(NEW YORK) — Sony Pictures said Friday that while it has cancelled the theatrical release of The Interview following the hack that the FBI has attributed to North Korea, the idea of an alternate means of releasing the film is not out of the question.
“Sony Pictures Entertainment is and always has been strongly committed to the First Amendment,” the statement read. “For more than three weeks, despite brutal intrusions into our company and our employees’ personal lives, we maintained our focus on one goal: getting the film The Interview released.”
“Free expression should never be suppressed by threats and extortion,” the statement added.
Still, on Thursday, after threats of an impending attack on theaters showing the film were leveled by hackers, Sony told theater chains that they did not have to show the film. Several of the largest chains, including AMC and Regal, told Sony that they would not be screening The Interview, which prompted Sony’s decision to cancel the Christmas Day theatrical release.
“The decision not to move forward with the December 25 theatrical release of The Interview was made as a result of the majority of the nation’s theater owners choosing not to screen the film,” Sony said Friday. “This was their decision.”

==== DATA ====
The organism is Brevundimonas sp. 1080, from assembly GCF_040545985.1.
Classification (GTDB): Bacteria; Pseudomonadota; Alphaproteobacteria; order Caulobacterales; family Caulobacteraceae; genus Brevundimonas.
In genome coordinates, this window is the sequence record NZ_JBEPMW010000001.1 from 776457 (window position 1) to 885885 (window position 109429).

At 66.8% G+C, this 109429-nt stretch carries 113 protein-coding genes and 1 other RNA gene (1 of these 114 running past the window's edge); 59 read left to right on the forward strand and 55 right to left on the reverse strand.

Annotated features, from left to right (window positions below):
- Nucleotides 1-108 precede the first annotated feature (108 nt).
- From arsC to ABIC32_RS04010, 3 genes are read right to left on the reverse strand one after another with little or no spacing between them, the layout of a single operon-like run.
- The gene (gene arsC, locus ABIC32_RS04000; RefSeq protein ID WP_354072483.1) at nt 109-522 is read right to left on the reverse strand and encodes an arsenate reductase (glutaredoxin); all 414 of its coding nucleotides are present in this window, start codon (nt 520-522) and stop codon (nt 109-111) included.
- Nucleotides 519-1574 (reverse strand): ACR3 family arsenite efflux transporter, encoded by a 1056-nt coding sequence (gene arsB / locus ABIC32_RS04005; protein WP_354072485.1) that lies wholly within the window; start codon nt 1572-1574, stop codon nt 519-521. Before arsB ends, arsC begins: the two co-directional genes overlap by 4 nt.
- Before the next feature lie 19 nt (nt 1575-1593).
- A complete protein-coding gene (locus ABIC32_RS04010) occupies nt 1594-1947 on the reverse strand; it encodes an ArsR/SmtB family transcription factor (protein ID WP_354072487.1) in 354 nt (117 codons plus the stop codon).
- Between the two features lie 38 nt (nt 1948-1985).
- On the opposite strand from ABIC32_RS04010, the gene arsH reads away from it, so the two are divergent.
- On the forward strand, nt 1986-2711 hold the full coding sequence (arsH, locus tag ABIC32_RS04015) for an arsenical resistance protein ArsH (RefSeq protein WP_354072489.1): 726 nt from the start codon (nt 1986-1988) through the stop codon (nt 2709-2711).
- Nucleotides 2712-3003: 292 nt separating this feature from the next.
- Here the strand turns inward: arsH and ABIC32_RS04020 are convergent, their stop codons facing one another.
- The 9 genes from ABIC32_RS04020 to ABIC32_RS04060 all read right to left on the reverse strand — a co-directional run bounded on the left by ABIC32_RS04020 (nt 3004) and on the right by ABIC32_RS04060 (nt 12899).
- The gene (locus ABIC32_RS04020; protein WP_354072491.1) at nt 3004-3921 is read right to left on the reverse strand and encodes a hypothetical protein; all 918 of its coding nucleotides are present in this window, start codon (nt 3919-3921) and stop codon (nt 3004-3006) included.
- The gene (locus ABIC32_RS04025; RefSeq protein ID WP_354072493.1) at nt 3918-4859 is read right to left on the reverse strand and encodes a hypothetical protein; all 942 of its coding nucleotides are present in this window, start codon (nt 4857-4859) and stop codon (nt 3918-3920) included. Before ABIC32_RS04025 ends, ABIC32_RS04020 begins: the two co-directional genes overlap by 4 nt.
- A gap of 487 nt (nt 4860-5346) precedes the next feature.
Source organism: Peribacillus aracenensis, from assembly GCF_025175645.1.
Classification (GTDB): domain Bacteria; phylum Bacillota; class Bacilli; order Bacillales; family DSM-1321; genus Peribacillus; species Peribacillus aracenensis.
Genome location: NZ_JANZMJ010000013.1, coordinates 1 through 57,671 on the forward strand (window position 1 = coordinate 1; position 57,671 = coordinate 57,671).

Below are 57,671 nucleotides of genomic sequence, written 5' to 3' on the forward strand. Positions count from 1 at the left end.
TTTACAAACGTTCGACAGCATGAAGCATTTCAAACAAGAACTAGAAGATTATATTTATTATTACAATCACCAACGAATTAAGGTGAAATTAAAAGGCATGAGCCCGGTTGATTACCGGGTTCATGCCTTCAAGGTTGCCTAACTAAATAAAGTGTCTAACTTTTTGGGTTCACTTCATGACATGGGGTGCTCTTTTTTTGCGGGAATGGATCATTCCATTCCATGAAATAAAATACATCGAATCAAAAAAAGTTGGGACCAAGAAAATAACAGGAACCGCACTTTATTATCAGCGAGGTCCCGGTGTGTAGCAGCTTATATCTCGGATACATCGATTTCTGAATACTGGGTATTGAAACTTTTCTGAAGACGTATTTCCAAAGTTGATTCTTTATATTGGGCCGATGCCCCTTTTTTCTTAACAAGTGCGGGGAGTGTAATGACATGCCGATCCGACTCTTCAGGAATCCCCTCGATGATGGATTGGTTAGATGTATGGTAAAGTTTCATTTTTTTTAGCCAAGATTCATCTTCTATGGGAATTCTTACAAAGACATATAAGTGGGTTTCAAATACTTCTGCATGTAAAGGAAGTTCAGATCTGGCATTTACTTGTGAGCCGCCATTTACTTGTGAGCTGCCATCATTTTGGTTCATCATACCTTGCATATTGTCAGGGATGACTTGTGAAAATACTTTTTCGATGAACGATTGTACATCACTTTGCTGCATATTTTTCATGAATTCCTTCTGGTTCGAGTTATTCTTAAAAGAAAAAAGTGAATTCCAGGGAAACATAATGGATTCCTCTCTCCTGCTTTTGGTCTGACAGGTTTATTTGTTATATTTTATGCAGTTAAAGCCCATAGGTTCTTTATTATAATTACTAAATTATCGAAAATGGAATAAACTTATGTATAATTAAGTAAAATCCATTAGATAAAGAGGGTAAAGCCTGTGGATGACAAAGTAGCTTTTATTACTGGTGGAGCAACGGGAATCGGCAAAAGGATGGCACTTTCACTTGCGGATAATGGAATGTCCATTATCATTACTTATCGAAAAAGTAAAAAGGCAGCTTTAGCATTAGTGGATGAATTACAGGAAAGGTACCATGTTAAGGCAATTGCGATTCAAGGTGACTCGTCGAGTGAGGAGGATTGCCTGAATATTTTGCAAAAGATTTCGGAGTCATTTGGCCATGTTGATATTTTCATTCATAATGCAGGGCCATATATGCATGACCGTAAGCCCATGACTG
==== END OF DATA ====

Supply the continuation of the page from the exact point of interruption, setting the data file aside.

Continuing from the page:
“Let us be clear,” Sony said. “The only decision that we have made with respect to release of the film was not to release it on Christmas Day in theaters, after the theater owners declined to show it. Without theaters we could not release it in the theaters on Christmas Day. We had no choice.”
Still, Sony maintains that alternate releases are possible. “After that decision, we immediately began actively surveying alternatives to enable us to release the movie on a different platform.” The statement also said that “it is still our hope that anyone who wants to see this movie will get the opportunity to do so.”
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